models must take this into account.

Note that "having diabetes" is different from "diabetes".  There is  
different information to be conveyed about "diabetes" and about  
"having diabetes" (or more precisely, ("situations having diabetes" -  
or in our usual notation Situation THAT includes Diabetes).

This approach deliberately makes it possible get the equivalences  
between a finding

	"'_has_ WBC>=10,000" and what SNOMED has trditionally called an  
"observable "'_has_ WBC' >= 10000'" as a test and value (range).
And alows us to say of the same WBC that it is considered to be  

The evidence chain for the statement that the WBC is elevated goes  
back to the statement about the WBC being above 10,000 which in turn  
goes back to the lab test etc.

B) There is different information to be conveyed about the entity that  
is being tested for - e.g. WBC - and the method of testing. Therefore  
it makes sense for there to be separate entities for them at some  
level in our modelling. (You can order a test, you can't order  
somebody to have a WBC).  In the same way, the test result is clearly  
different from the statement that it is valid for the patient.  We may  
often elide this differences and encapsulate two or more entities for  
purposes of a more efficient information system and/or a more  
computationally tractable logical model, but they are real. We should  
be clear when we are deliberately eliding different entities.

I hope this is a useful intrusion.



Alan Rector
Professor of Medical Informatics
School of Computer Science
University of Manchester
Manchester M13 9PL, UK
TEL +44 (0) 161 275 6149/6188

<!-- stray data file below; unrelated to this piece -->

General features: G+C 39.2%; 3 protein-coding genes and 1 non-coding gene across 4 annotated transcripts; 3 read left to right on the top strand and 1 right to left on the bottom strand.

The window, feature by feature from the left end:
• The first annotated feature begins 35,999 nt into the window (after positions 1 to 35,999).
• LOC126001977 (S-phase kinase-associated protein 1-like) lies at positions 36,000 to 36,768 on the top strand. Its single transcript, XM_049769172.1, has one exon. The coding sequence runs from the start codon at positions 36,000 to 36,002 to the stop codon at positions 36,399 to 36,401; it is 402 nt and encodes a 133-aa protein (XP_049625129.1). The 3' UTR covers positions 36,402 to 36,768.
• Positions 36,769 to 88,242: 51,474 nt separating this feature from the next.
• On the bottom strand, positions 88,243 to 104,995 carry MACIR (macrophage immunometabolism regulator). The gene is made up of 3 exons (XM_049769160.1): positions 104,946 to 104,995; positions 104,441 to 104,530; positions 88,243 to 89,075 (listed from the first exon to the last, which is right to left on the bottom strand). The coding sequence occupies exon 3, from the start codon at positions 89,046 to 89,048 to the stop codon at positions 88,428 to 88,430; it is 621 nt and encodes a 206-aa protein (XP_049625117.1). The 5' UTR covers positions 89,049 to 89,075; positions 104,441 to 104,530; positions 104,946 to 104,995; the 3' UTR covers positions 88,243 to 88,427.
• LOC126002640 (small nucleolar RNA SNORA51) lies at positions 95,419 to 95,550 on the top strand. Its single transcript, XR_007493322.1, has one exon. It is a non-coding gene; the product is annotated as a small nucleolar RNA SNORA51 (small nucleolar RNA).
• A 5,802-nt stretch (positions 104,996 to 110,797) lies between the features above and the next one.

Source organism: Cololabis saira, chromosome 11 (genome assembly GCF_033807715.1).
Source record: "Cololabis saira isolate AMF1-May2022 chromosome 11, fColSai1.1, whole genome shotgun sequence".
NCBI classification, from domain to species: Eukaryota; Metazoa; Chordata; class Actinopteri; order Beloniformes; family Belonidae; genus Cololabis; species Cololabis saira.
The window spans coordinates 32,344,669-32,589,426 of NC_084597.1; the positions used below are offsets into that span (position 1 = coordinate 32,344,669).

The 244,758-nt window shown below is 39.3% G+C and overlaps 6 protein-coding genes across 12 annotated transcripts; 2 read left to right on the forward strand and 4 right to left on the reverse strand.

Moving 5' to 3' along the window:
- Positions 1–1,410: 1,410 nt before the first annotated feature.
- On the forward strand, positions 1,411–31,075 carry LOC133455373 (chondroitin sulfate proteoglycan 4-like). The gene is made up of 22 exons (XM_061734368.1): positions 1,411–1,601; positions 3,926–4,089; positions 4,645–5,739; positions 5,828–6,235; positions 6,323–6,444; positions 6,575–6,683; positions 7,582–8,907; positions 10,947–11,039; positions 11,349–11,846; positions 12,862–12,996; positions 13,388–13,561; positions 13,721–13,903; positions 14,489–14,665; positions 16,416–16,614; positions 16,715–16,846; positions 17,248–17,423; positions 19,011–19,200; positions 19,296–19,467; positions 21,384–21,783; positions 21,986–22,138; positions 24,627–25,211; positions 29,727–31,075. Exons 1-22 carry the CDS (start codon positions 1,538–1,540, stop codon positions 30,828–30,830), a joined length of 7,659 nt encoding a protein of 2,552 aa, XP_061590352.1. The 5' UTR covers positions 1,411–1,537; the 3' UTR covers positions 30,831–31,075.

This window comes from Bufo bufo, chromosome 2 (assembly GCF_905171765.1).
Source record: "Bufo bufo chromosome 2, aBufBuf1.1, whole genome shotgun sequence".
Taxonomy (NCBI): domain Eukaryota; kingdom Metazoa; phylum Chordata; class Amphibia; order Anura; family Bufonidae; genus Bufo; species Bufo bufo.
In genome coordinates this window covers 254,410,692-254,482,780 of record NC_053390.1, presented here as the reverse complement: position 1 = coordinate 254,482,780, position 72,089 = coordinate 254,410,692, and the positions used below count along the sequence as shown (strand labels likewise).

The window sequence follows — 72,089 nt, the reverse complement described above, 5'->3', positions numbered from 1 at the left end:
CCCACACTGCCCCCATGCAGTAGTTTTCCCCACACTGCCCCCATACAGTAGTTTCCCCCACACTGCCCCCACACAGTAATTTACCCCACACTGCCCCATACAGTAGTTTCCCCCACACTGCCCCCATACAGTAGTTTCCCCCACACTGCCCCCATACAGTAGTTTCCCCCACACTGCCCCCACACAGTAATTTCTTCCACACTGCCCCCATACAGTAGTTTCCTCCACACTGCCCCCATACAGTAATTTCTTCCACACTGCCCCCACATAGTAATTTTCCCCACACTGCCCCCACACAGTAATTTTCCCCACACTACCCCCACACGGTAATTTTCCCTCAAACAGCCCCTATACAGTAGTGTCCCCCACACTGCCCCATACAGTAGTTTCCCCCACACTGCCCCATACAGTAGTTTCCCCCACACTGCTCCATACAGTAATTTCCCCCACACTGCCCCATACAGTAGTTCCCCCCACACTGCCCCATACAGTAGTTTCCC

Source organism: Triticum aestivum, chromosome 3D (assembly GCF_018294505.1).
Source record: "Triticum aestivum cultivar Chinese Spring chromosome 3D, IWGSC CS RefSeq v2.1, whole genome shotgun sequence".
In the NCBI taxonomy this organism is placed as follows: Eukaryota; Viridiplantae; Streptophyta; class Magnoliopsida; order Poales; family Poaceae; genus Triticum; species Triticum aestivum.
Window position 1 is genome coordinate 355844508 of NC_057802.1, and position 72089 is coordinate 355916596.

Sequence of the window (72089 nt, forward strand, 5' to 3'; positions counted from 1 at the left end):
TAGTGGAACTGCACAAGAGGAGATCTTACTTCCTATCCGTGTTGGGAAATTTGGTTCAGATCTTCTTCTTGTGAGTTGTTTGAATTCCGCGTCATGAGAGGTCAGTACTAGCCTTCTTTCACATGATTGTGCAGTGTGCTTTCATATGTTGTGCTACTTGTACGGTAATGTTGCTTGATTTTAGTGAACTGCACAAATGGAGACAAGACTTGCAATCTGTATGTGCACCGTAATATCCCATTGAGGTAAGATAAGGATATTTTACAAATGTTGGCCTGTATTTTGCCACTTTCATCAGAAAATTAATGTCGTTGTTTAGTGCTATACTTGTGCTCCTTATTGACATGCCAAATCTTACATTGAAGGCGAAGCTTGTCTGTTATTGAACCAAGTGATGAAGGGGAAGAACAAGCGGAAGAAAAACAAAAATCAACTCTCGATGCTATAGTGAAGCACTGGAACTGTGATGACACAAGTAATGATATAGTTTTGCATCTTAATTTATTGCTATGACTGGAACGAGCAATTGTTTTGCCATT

FAX +44 (0) 161 275 6204

On 16 Apr 2008, at 20:16, Kashyap, Vipul wrote:

> Ogbuji, Chimezie wrote:
>> Dan,
>> I've very familiar with the SOAP model.  The primary motivation for  
>> my questions about assessment had more to do with distinguishing an  
>> action from data that is derived from it.  This speaks directly to  
>> the problem of the 'anti-pattern' where ontologies for medical  
>> records are built *directly* from models that were designed with  
>> data-level concerns in mind and thus semantically inconsistent (so  
>> called "information models").
>> The sense of assessment as used in this paper suggests that an  
>> assessment is data (and thus appropriate to consider a diagnosis),  
>> but consider that there are other senses of the word and one in  
>> particular is "the act of judging or assessing a person or  
>> situation or event".  In the latter case, an assessment refers to  
>> the act.  I was simply trying to tease out which of these Tom had  
>> in   mind.
> <danR> It is true that in traditional lab department systems, the  
> 'data from the assessment' was modeled separately from the  
> 'assessment action.'  This is not exactly "wrong." However, it was  
> noted that one cannot deliver a "numeric result" without restating  
> the action that generated the result, e.g. serum WBC is the action  
> and serum WBC of 10,000 WBcells/ml is the result. In physical  
> sciences, it is considered good practice to always include the  
> methodology of the action when describing the data. Accordingly, it  
> is best practice in the science of healthcare to also report on the  
> nature of the action itself at the same time as reporting on the  
> data derived from the action.
> [VK] It may be the case that one can model key properties that can  
> enable the accurate assessment of the action.
> For instance, one could model things like the property being  
> assessed, who is doing the assessment, the qualifiers of the  
> assessment, etc.
> The CEM approack followed by IHC seems to adopt this strategy. From  
> what I can see, there doesn't appear a need to model all the aspects  
> of an action.
> On the other hand, if there is indeed a need for more contextual  
> information related to the action of performing the assessment, it  
> is probably a good idea to
> model these two things separately and then link them via  
> approporiate relationships modeling the context, but this likely to  
> happen in an application specific manner.
> Cheers,
> ---Vipul
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Received on Sunday, 27 April 2008 13:59:23 UTC